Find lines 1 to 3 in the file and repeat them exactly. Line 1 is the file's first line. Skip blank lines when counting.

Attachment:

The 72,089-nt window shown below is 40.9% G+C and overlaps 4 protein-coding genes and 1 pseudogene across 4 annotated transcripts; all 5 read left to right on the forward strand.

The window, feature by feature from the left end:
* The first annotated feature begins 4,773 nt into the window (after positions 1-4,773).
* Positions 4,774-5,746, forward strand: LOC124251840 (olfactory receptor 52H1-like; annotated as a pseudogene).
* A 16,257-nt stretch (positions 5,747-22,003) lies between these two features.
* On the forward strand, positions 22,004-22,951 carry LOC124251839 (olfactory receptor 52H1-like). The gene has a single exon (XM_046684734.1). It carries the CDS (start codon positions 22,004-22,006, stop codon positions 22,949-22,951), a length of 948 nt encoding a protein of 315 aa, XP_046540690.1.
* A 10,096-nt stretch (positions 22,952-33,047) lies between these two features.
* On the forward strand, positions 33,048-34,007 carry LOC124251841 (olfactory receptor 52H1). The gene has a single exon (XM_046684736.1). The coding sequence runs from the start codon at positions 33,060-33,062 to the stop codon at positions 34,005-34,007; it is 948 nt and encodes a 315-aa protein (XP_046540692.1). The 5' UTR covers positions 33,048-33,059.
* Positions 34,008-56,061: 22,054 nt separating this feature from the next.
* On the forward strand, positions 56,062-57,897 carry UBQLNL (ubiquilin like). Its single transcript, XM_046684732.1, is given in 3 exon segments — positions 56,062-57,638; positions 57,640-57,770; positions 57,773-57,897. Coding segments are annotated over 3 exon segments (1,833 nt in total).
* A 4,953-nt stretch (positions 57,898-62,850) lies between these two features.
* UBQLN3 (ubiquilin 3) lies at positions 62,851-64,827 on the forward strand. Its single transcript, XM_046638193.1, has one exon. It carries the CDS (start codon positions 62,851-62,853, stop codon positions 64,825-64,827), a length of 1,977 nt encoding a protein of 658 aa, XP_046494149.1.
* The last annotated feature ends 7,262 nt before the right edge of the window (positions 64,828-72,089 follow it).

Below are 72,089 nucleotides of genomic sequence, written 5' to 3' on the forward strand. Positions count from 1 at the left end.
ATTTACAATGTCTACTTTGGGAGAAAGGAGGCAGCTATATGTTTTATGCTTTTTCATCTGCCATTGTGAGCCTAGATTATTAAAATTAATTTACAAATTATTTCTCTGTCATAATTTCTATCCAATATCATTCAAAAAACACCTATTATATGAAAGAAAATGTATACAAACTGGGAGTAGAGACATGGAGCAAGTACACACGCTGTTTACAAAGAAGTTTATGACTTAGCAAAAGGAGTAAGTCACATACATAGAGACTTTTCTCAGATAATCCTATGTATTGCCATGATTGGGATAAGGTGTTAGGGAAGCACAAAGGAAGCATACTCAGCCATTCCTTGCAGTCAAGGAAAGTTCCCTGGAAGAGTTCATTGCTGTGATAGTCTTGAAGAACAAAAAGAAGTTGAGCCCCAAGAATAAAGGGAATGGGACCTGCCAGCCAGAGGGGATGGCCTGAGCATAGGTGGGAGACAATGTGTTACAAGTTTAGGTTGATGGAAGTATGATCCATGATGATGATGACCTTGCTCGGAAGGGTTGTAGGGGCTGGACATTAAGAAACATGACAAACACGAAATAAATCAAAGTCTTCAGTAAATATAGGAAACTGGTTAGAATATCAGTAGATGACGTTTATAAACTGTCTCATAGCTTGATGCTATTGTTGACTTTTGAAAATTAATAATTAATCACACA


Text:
The 72,089-nt window shown below is 40.9% G+C and overlaps 4 protein-coding genes and 1 pseudogene across 4 annotated transcripts; all 5 read left to right on the forward strand.

The window, feature by feature from the left end:
* The first annotated feature begins 4,773 nt into the window (after positions 1-4,773).